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Re: sec 4.11

From: Tex Texin <tex@xencraft.com>
Date: Tue, 11 May 2004 20:55:49 -0400
Message-ID: <40A17615.459C758C@xencraft.com>
To: Mark Davis <mark.davis@jtcsv.com>
Cc: "Addison Phillips [wM]" <aphillips@webmethods.com>, Web Services <public-i18n-ws@w3.org>

Mark Davis wrote:
> > 1) ok on "suggestive". I had in mind that someone might guess if the locale
> was
> > Spain vs. Latin America, whether to use Modern or Trad., so it was indicative
> > of collation in the same "loose" way PRC vs ROC is indicative of Simplified vs
> > Trad. Chinese. It is not only that it is not specified but it can't (or
> > shouldn't) be inferred.
> hmmm. Still uneasy. What happens in fact is that whenever we (or anyone else)
> gets an underspecified request, we *have* to do something. So for example, if we
> get a naked 'zh' on a resource lookup, then we have to pick either 'zh-Hant' or
> 'zh-Hans' (logically, if not physically). If we get es-BO on a collation
> request, then we have to choose *some* sorting. And the default sort may be
> different for different locales, that is true. But "suggestive" is not
> indicative of the true process.
> Of course, where there is a handshake, one can communicate back: "Don't know
> what you mean by "es-BO": pick either "es-BO-x-collationtraditional" or
> "es-BO-x-collationmodern". But normally that option n'exist pas.

ok. It's like infer and imply. The identifier is not really suggestive, but
people with a need to make a decision infer what they hope is implied.

I'll fix it in the next version.

> > Mark, You make an interesting distinction that strength makes a feature more
> or
> > less important not necessarily ignorable.
> > There probably should be a separate name for that dimension of collation
> > (ignoring characters, or indeterminacy) to distinguish it from strength.
> > Most of the sorts I have worked with don't implement strength fully and leave
> > the sort indeterminate.
> And most should. A fully determinate sort is not generally worth the cost (see
> tn9). However, when sorting, at at least the case and accent level, plus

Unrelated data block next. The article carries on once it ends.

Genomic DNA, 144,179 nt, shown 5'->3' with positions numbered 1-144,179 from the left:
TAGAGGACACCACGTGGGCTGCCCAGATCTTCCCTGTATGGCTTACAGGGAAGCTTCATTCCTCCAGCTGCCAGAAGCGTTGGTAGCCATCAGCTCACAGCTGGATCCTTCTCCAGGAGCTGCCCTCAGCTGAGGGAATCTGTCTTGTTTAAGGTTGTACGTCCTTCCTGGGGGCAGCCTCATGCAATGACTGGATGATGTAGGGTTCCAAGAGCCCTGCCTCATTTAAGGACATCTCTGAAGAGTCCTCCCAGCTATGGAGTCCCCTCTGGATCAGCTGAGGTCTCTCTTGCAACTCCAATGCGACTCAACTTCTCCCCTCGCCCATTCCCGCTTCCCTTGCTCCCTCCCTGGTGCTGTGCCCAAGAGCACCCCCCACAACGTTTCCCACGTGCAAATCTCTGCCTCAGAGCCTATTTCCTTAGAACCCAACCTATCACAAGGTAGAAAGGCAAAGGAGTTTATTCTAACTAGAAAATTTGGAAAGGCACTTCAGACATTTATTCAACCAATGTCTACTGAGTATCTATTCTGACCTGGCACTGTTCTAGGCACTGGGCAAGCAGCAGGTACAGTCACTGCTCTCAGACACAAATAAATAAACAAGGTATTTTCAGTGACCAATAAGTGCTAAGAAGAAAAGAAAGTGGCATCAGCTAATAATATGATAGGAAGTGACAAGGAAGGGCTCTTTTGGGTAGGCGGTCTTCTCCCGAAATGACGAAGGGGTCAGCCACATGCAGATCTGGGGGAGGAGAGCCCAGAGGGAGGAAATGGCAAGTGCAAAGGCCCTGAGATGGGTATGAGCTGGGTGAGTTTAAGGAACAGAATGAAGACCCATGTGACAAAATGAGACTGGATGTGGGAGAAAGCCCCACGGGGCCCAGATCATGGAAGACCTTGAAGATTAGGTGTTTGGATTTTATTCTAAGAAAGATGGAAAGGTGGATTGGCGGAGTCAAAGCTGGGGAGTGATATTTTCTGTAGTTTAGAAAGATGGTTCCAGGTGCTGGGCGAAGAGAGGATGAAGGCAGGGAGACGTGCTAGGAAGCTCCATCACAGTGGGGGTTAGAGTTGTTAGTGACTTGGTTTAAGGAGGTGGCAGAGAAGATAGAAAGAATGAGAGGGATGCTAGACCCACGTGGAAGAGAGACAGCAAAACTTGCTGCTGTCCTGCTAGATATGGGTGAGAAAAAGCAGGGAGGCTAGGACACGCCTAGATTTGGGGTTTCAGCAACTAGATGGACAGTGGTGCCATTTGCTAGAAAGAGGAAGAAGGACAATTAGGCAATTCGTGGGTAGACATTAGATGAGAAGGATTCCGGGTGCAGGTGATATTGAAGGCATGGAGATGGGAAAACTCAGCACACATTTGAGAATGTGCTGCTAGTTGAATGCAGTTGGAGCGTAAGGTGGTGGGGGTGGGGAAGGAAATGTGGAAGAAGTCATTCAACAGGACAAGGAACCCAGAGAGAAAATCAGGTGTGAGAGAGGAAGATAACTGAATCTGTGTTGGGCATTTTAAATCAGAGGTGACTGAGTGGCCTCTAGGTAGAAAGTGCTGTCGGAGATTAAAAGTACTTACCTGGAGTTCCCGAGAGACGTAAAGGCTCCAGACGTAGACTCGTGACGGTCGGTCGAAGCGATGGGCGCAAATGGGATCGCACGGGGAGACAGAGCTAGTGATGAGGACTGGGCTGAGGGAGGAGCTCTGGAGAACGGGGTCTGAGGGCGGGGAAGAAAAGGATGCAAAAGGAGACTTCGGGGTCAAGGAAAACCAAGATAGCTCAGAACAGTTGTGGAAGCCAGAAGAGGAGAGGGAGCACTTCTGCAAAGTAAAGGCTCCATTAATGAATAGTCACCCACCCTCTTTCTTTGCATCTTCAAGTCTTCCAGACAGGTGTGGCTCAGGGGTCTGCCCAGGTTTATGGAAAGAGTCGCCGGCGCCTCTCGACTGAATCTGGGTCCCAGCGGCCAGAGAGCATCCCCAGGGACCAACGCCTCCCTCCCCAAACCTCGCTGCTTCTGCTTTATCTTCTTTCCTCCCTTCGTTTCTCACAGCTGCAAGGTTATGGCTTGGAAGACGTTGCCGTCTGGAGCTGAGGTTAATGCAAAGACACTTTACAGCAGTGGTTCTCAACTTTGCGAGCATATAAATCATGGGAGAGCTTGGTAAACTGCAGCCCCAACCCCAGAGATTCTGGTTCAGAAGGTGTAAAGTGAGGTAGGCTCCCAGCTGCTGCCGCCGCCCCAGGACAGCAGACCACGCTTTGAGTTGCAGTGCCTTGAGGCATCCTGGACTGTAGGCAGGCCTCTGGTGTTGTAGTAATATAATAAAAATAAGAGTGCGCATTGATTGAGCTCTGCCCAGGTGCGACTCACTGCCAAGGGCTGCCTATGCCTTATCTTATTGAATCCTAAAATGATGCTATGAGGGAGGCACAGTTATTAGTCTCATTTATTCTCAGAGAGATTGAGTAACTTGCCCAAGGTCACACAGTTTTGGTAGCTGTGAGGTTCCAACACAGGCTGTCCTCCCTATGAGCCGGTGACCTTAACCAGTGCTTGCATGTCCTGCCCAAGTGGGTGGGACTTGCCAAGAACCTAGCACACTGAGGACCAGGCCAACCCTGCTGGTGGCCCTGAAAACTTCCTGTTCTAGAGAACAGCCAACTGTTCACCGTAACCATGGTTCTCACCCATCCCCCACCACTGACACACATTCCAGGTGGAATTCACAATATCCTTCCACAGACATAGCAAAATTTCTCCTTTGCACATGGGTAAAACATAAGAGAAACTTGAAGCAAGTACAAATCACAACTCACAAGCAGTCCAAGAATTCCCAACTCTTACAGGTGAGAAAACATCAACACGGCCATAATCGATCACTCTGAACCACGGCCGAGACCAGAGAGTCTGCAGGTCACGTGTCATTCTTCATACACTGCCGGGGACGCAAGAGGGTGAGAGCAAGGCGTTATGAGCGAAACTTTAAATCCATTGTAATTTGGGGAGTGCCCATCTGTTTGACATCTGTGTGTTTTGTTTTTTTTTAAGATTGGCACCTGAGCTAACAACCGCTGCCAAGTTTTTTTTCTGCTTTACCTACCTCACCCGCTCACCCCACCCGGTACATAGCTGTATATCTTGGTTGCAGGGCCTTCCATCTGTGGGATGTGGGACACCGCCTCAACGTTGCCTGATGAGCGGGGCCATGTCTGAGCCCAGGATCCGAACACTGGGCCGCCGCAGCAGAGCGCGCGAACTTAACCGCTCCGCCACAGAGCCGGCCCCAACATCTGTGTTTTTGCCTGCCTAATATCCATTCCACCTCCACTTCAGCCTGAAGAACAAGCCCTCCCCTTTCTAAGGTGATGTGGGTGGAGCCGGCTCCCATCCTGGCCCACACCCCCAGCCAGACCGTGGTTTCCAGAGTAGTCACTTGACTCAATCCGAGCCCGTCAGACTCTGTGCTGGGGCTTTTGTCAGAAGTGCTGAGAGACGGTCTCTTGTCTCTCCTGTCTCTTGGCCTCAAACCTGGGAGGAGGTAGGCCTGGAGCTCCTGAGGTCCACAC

> punctuation (if applicable), they should not be ignored in sorting, although may
> be ignored in searching.
> The "ignore punctuation" option really means "make punctuation a really weak
> strength".

I need to think about this. I don't see the harm to users in simply ignoring
some characters, if you never intend to distinguish them in queries, and your
users do not depend on their being ordered. I do know indeterminacy makes life
difficult from a testing and support perspective (harder to do regression tests
and difficult to reproduce certain problems) but that is a separate issue.

And there is a cost in effort and performance to making the values weakly
I can see the performance cost is minimal given that the number of values is
small as I postulated, but I still wonder if its worth the trouble.

What I can see, is that if you have already created and tested a module that
sorts fully and with determinacy, then it is silly not to use it everywhere
rather than create a new one that is more limited.

But many folks are in the position of needing a sort routine for a drop-down
and the like and don't have the full one handy.
I guess I should just recommend ICU. ;-)

> > 5) on abbreviations, I am not sure how often expansion is used, I do know it
> is
> > done. If by limited environment you mean with respect to certain fields rather
> > than applied to all fields, yes of course.
> It is done, but what I mean by "limited environment" is that "replace all
> acronyms" makes no sense unless you have a very limited vocabulary, in a very
> restricted domain, like "Dental Supplies". How are you supposed to sort "ICU"
> when it could have the following expansions???
> http://www.acronymfinder.com/af-query.asp?String=exact&Acronym=ICU

ok, yes.

> >
> > on abbreviations in a multilingual context: well yes, collation is language
> > sensitive and I was looking to indicate there are problems due to using narrow
> > language-sensitive operations in a multilingual space. Maybe you can suggest
> > some better examples?
> > I think this is an area where Web Services may get tripped up.
> I think it just needs to be removed. Mixing operations from different languages
> will always get you into trouble; this has nothing really to do with the example
> you want to make.

Is there never a requirement to search for data in a multilingual database and
have multiple language rules operating rather than a single user preference? 

If I look for addresses of tex texin, I want "ma" to expand to match 
massachusetts and for my French chateau to have its address with "za" expand to
Zone d'activité, so I can look for a match of "tex and (zone or

(Don't ask why my chateau is in a ZA... ;-) )

I would think a database of multinational and multilingual addresses must use
different dictionaries of abbreviations according to the country the address is
Received on Tuesday, 11 May 2004 20:57:18 UTC

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